Friday, March 31, 2006

Lew's Latest

Are Conservatives Crazy?

The suggestion of conservatives that the government engage in all-out war on the world but otherwise leave people free to manage their own affairs is completely absurd in every way. It is akin to the demand that one's left leg march in one direction and the right leg march in the other direction. If we know how the human body works, we know that this suggestion is ridiculous. So too, if we know how government works, we know that a state that is expansionist abroad will never let well enough alone at home.

In all this, conservatives have two brains. One sees the government as a menace, something stupid, inefficient, brutal, isolated from real life, and the enemy of liberty. The other sees government as smart, wise, and all-knowing, a friend to all, in touch with life around the planet, and the friend to liberty everywhere. How these two brains are integrated is never explained. But the truth is that the Jeffersonian-Misesian-Hayekian-Rothbardian critique of the state applies in both cases. You either embrace it or you don't. As Harry Browne said: "The government that's strong enough to give you what you want is strong enough to destroy you."

Thursday, March 30, 2006

Handsome Profits

I hope readers of this blog have been taking my advice and buying silver and gold (I seriously doubt it). You would have been wise to do so.

The price of silver topped $11 an ounce Wednesday for the first time since 1983, and gold rallied on demand by investors seeking better returns than U.S. equities or bonds.
Silver has surged 57 percent in the past year, and gold reached a 25-year high last month as investors keep betting that precious metals will outperform stocks and bonds.

Quote of the Day

"Timid men prefer the calm of despotism to the tempestuous sea of Liberty." -Thomas Jefferson

Tuesday, March 28, 2006


Some people, for example, dismiss George Washington as a slave owner. He did own slaves, but he was also one of the most remarkable men ever to walk on this planet. Had one of all the bullets fired at him found his heart, we would not be living in the United States as it is today. He was, as one historian called him, an indispensable man, something few humans in history can ever claim to be...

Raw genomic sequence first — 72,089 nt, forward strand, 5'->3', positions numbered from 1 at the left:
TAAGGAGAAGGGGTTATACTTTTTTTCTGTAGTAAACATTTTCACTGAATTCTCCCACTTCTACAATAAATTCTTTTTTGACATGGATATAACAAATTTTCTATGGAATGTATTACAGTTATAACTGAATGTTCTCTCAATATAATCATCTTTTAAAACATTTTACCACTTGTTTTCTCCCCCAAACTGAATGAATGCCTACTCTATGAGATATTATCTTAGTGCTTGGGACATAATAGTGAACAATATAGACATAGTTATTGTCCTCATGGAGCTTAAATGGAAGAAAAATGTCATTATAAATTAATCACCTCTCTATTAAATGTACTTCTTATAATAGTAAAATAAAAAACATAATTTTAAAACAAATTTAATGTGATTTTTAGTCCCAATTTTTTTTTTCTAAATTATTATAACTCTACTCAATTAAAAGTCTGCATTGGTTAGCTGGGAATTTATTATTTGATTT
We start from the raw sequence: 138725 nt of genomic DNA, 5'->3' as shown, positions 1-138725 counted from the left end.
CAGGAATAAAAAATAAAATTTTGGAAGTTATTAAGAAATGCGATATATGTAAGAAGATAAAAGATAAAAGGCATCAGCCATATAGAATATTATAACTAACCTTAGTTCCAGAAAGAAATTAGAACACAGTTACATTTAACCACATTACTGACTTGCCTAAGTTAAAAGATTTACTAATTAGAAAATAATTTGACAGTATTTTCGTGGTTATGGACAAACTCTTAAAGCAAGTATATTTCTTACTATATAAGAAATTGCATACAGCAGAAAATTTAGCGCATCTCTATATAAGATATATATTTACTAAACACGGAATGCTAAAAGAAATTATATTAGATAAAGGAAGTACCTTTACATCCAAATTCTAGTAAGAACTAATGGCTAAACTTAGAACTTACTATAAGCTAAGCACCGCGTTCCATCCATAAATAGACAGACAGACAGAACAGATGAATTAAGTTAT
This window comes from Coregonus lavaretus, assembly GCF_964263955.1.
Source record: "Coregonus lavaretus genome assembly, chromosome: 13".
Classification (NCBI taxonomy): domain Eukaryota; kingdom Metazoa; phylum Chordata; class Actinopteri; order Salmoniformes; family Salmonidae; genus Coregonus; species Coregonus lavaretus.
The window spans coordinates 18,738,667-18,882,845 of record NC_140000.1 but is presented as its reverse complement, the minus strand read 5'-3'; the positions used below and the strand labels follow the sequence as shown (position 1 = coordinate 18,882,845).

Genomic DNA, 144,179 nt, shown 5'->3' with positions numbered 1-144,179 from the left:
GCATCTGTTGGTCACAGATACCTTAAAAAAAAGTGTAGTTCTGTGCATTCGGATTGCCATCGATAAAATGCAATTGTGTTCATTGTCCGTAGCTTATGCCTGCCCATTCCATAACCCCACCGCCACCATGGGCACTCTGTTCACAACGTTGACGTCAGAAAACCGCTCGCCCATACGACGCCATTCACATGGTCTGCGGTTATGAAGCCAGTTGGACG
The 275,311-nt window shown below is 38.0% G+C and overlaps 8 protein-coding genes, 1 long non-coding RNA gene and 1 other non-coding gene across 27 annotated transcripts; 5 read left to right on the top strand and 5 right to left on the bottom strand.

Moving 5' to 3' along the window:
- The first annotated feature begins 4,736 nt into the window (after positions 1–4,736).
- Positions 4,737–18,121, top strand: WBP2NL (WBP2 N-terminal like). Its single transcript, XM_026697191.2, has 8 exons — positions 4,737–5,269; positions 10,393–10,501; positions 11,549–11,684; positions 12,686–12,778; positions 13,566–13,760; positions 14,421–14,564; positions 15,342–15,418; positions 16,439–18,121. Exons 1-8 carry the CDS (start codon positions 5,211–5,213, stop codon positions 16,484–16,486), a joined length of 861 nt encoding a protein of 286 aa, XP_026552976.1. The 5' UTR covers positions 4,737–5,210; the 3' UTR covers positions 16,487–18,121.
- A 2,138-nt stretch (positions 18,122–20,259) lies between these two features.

...we should all follow Robert E. Lee's advice to his children and read history and biographies so that we will know the world, as best we can, as it is. History is nothing more than a record of what people have done and said...

But history can help put our own lives in context. Life is a never-ending story. We drop out of the womb in the middle of the action, play our part and exit. Someone – one of the Romans, I believe – said that if you don't know history, you remain forever a child. It's good to know what happened before we got here.

The Perils of Economic Ignorance

by Ron Paul

I believe one of the greatest threats facing this nation is the willful economic ignorance of the political class. Many of our elected officials at every level have no understanding of economics whatsoever, yet they wield tremendous power over our economy through taxes, regulations, and countless other costs associated with government...

I strongly recommend that every American acquire some basic knowledge of economics, monetary policy, and the intersection of politics with the economy. No formal classroom is required; a desire to read and learn will suffice. There are countless important books to consider, but the following are an excellent starting point: The Law by Frédéric Bastiat; Economics in One Lesson by Henry Hazlitt; What has Government Done to our Money? by Murray Rothbard; The Road to Serfdom by Friedrich Hayek; and Economics for Real People by Gene Callahan.

I've read all of these except Economics for Real People. I highly recommend all of them too, especially The Law (it's only 75 pages).

"The state is that great fiction by which everyone tries to live at the expense of everyone else." - Frederic Bastiat

Friday, March 24, 2006

Hammer of Truth

I've been reading this blog lately and I must say that I really like the content.

This is what Stephen Gordon had to say about the TABC arresting drunks in bars:

I wonder if the TABC will be setting up a large barbed-wire concentration camp styled facility to handle all the business immediately following the first home football game in Austin.